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Payroll Tax Issues - Treating Employees as Non-Employees

| November 23, 2020

If you treat an employee as a non-employee and you do not withhold social security, Medicare tax and income tax, you will usually be liable for these taxes. This can be devastating to a business. The IRS can come in and reclassify independent contractors as employees, and can add on penalties and interest along with the payroll taxes owed.

You may be able to figure your liability using special section 3509 rates for the employee share of social security and Medicare taxes and federal income tax withholding if you filed required Forms 1099. You can't recover the employee share of social security tax, Medicare tax, or income tax withholding from the employee if the tax is paid under section 3509. You are liable for the income tax withholding even if the employee paid income tax on the wages. You continue to owe the full employer share of social security and Medicare taxes. The employee is liable for the employee share of social security and Medicare taxes. For more information, read section 3509 (you can google it) for details. Also read the Instructions for Form 941-X (for quarterly filers) or the Instructions for Form 944-X (for annual filers).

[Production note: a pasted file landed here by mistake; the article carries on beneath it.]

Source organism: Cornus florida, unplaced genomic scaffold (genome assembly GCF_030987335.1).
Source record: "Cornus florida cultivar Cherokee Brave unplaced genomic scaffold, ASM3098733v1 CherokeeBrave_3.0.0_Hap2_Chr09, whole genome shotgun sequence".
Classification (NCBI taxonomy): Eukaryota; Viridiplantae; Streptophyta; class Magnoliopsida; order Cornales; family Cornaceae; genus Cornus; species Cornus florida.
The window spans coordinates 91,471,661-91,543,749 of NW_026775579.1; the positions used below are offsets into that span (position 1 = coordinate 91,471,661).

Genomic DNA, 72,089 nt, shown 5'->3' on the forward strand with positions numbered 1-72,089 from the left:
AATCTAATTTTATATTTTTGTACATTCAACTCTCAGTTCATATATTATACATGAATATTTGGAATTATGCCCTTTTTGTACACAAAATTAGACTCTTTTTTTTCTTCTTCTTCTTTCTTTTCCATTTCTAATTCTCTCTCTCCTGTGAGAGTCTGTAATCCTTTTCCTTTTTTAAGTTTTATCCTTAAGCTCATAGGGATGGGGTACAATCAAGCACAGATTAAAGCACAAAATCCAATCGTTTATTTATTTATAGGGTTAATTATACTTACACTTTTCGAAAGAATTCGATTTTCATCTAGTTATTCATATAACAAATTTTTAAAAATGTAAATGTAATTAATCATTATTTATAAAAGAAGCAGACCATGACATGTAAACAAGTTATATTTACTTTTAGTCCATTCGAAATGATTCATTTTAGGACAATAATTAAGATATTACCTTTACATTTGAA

You can't use Section 3509 rates if you willfully disregard the requirement to withhold taxes from the employee or if you withheld income taxes but not social security or Medicare taxes. Also, you can't use Section 3509 for reclassifying statutory employees. 


If the employer issued required information returns (Form 1099), the section 3509 rates are the following. 
• For social security taxes: employer rate of 6.2% plus 20% of the employee rate of 6.2%, for a total rate of 7.44% of wages.
• For Medicare taxes: employer rate of 1.45% plus 20% of the employee rate of 1.45%, for a total rate of 1.74% of wages.
• For Additional Medicare Tax: 0.18% (20% of the employee rate of 0.9%) of wages subject to Additional Medicare tax.
• For income tax withholding, the rate is 1.5% of wages.


If the employer didn't issue required information returns, the section 3509 rates are the following.
• For social security taxes: employer rate of 6.2% plus 40% of the employee rate of 6.2%, for a total rate of 8.68% of wages.
• For Medicare taxes: employer rate of 1.45% plus 40% of the employee rate of 1.45%, for a total rate of 2.03% of wages.
• For Additional Medicare Tax: 0.36% (40% of the employee rate of 0.9%) of wages subject to Additional Medicare Tax.
• For income tax withholding, the rate is 3.0% of wages.

If you have a reasonable basis for not treating a worker as an employee, you may be relieved from having to pay employment taxes for that worker. To get this relief, you must file all required federal tax returns, including information returns, on a basis consistent with your treatment of the worker. You can't have treated any worker with a substantially similar position as an employee. Read IRS Publication 1976, Do You Qualify for Relief Under Section 530.

If you aren't sure how to treat a worker, you can have the IRS determine whether the worker is an employee by filing Form SS-8.